Monday, June 04, 2018

Book-A-Day 2018 #155: Dungeon: Zenith, Vol. 2: The Barbarian Princess by Joann Sfar and Lewis Trondheim

Dungeon Fortnight #4

I could claim here that The Barbarian Princess shows that everything gets more complicated in the world of Dungeon when women get involved -- if I wanted to be pointed, I might even use the anachronistic word "dames" to be cheeky -- but it's not really true.

Things get differently complicated once romance gets involved, and the world of Dungeon is pretty hetero-only. (Assuming that relationships between different sentient species can be mapped cleanly to a homo-hetero axis -- I think it can, actually, but it's a point to stick a signpost in.)  The Barbarian Princess of the title at first just causes the usual sorts of complications: chased by her father's men for various schemes, searching the Dungeon herself for loot or secrets, pursued by her fiendish brother who wants to kill her and become the undisputed heir. But she is a Princess, and Princesses have to get married -- that's what stories about Princesses are about -- and the question of who she wants to marry and who wants to marry her and who should marry her quickly gets thorny.

The question of what she wants remains resolutely opaque throughout: no one seems to actually ask her, and she doesn't speak up. Women in general are strange and mysterious creatures in Dungeon; Princess Isis here sets in motion huge and transformative events because she never tells one guy that she doesn't actually want to marry him. (And, in the end, we assume that's what she wants, because it's said repeatedly in front of her and she doesn't contradict it: but she never actually says anything affirmatively.) I wonder how deliberate any of that is: the world of Dungeon is cynical and nasty and dangerous, and women are often just another piece of cynical nasty dangerousness.

But all other people are dangerous and potentially life-threatening in Terra Amata. Men are generally only threats because they might suddenly kill you, or use power or a corrupt law to ruin your life. Women can do all of that, too, but you also might find yourself doing ridiculous things for them -- not because they ask you to, just because they exist. The word "love" isn't really used here; there's an overpowering, mostly sexual attraction that men have towards particular women, which they can't control and can only barely channel.

This is dangerously close to a "look what you made me do" mindset, and it makes me uneasy. We will see the world from the point of view of women later in Dungeon, but never as much, and never on the same level.

On the other hand, everything turns out for the worst on Terra Amata. Cities fall, businesses are smashed by corrupt competitors, people are murdered randomly, the world itself falls apart. It's not surprising that pair-bonding doesn't work any better, even if we're more used to fantasy stories that carves out an exception for love and friendship in a larger world of pain and misery. Terra Amata has no such exception: the right person doesn't bring happiness, just like personal wealth or power doesn't.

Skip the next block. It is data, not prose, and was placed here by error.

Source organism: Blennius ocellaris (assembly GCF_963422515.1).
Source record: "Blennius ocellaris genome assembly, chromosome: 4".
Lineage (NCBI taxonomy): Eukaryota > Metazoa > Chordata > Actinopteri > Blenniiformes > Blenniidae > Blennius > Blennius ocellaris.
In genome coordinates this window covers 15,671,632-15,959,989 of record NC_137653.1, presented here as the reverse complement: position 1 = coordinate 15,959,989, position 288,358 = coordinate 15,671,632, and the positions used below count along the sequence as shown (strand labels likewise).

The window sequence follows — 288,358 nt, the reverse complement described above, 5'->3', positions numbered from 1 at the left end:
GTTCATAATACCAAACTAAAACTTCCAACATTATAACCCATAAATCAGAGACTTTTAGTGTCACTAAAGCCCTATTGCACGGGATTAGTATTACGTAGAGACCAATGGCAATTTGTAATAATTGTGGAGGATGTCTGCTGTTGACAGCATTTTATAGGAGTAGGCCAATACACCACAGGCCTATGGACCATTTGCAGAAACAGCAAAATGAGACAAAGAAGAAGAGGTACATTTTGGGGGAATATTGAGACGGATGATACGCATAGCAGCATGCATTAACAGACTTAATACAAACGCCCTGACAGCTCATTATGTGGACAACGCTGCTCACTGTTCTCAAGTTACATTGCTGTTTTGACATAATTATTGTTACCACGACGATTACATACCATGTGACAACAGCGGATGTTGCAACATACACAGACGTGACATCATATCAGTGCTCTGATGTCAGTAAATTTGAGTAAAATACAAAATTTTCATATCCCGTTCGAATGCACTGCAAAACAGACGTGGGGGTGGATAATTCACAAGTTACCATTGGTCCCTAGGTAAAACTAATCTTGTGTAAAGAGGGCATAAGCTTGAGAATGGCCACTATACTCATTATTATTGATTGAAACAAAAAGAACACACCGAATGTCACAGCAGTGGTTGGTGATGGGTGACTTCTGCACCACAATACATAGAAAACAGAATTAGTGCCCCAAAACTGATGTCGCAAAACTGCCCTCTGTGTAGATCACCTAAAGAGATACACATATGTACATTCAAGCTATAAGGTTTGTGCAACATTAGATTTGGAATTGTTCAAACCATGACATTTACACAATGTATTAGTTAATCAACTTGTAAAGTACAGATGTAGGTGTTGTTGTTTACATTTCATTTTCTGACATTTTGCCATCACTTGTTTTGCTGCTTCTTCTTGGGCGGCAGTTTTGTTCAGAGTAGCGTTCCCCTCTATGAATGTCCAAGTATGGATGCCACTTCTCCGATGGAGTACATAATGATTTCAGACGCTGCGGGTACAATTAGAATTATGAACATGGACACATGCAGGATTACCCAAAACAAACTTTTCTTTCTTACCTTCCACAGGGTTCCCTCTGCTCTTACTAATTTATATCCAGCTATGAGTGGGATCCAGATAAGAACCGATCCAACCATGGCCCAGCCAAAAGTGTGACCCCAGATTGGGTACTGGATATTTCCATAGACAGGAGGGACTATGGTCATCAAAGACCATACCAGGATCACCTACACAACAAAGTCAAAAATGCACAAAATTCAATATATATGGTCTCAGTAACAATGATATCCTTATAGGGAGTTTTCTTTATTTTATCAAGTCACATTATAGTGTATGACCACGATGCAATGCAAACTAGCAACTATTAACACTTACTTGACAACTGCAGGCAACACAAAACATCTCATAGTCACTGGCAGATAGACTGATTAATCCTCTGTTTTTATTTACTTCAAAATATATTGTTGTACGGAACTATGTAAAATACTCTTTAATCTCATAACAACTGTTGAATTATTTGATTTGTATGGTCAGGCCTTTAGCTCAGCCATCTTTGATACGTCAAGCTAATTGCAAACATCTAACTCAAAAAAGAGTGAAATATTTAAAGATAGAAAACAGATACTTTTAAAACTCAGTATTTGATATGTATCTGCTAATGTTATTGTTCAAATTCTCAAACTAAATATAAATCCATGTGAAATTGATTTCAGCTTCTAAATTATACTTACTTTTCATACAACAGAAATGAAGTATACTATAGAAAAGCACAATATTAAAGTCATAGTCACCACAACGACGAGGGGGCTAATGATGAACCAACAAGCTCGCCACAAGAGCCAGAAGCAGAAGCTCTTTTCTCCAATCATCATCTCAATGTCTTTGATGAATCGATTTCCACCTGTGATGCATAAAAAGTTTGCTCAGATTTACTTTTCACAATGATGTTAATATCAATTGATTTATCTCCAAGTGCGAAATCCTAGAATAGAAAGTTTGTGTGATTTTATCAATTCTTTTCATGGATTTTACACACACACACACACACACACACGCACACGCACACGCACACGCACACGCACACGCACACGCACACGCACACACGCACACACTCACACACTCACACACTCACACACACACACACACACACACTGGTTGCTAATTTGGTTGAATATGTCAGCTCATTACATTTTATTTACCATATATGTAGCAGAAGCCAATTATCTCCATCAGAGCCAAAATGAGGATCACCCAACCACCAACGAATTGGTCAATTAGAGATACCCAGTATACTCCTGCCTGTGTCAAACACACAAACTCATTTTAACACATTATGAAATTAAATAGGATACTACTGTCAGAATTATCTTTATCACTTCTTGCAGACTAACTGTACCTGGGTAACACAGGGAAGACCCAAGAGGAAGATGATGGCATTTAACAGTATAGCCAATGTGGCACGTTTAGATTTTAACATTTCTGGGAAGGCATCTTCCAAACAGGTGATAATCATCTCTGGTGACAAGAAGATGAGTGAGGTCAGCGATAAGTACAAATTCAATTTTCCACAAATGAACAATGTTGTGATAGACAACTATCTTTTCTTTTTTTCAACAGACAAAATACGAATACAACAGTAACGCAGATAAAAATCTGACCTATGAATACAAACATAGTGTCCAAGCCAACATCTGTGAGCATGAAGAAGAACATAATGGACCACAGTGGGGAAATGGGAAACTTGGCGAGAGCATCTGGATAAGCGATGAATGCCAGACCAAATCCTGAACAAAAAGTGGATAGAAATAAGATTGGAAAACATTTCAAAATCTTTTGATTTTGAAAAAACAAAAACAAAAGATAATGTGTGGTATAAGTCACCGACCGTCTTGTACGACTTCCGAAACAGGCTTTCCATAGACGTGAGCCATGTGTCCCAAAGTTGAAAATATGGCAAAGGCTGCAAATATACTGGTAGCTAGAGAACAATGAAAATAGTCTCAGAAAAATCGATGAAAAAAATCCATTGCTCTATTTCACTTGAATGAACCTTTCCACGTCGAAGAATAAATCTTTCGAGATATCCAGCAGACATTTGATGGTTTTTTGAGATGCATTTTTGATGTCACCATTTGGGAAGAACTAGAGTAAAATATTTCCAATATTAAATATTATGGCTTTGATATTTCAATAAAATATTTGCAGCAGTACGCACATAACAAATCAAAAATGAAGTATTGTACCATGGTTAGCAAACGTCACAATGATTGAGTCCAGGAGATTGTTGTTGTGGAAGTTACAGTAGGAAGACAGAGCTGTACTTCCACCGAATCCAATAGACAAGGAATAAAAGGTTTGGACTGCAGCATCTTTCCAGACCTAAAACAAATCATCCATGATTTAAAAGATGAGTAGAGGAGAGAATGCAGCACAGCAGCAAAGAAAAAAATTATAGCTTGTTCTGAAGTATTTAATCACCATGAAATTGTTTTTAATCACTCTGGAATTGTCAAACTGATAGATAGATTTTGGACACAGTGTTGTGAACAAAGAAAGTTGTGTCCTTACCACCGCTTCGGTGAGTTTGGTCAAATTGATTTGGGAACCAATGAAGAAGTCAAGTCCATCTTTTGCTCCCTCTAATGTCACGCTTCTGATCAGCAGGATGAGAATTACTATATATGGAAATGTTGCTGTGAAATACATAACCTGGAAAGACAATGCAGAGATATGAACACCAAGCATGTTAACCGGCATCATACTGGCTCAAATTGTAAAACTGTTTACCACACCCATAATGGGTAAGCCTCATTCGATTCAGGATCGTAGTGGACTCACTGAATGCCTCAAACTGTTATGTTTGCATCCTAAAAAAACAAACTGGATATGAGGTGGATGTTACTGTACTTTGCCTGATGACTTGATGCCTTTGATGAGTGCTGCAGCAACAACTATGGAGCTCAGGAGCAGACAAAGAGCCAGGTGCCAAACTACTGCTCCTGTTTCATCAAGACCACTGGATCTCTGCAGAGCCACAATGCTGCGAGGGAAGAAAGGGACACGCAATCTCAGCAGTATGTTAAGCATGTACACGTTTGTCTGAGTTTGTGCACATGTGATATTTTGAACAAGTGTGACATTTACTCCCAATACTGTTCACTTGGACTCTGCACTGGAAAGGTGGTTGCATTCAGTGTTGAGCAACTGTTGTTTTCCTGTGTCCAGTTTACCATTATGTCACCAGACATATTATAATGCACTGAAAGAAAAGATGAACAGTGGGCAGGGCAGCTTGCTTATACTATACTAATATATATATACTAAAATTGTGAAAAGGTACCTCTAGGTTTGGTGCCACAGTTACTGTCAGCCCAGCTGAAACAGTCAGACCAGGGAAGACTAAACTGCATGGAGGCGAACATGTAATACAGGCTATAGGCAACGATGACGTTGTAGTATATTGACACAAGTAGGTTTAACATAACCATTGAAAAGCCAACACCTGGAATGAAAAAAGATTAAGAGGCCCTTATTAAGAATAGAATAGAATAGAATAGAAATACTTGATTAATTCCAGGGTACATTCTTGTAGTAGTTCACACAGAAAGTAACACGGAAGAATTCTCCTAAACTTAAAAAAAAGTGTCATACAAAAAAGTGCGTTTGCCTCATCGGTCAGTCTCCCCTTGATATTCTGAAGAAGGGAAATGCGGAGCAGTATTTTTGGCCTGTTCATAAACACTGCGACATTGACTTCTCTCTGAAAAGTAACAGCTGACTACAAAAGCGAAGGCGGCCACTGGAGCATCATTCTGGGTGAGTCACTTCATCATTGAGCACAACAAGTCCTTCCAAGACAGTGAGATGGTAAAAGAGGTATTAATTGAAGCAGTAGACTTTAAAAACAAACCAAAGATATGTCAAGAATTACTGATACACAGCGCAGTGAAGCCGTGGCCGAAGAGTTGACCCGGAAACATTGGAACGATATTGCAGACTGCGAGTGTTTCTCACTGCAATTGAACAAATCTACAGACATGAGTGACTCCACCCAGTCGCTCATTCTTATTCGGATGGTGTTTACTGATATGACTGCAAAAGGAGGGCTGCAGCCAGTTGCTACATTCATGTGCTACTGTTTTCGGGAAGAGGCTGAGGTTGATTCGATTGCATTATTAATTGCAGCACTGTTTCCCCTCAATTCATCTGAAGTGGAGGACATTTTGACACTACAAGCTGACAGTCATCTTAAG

So: as usual, it starts with something flippant that Herbert says. As a way to get more adventurers for the Dungeon, he suggests pretending a Princess has been captured there, and gives this fictional princess what he thinks is a random princessy name. But he remembered a real name -- and, since on Terra Amata, anything that can go wrong in a humorous way will do so -- she is actually missing, her father notices the Dungeon's advertisements, and she turns out to be in the Dungeon right that moment.

There are various adventures as Herbert and Marvin search for her, but Princess Isis is found and saved. Along the way, she saved a baby from being a troll's lunch, which leads to the usual misunderstandings -- so her father insists she must get married swiftly. And if Herbert managed not to wisecrack for five seconds once in his life, he would have married her and at least there would have been different, probably smaller, problems. Instead, he sets in motion a planned marriage between the Keeper and Isis that will bankrupt the Dungeon and that Herbert will spend the next three albums scheming to foil.

This is the core moment of the Zenith series, and it hinges on Herbert being a goofball rather than a hero. All of the important moments of Dungeon are like that: whenever a character has a chance to be noble, or smart, or far-seeing, he fumbles it by going with his first instinct instead. This is why Terra Amata is so horrible, and why things keep getting worse...and why it's funny, too. When Herbert has an instant to choose between being serious and cracking a joke, the joke will win every time.

The humor in Dungeon can be cynical and dark, and the world itself is full of woe -- but, for the moment of its Zenith, things mostly work out well for the main characters, in the usual adventure-story way. In Barbarian Princess, a reader could think he has the beginning of the story of how Herbert and Isis got together despite everything. He'd be wrong, but it would be an understandable expectation.

So this is madcap fun, joking epic fantasy full of incident and ideas, drawn by Trondheim in a cartoony style and with mostly bright colors (uncredited here, so perhaps by Trondheim himself or by Walter, who colored a lot of these books). If you stick with Zenith, it mostly stays on that level: setbacks but nothing shattering, danger that the heroes always make it out of again, enemies that can be tricked or defeated.

But the definition of a Zenith is that it's fleeting.

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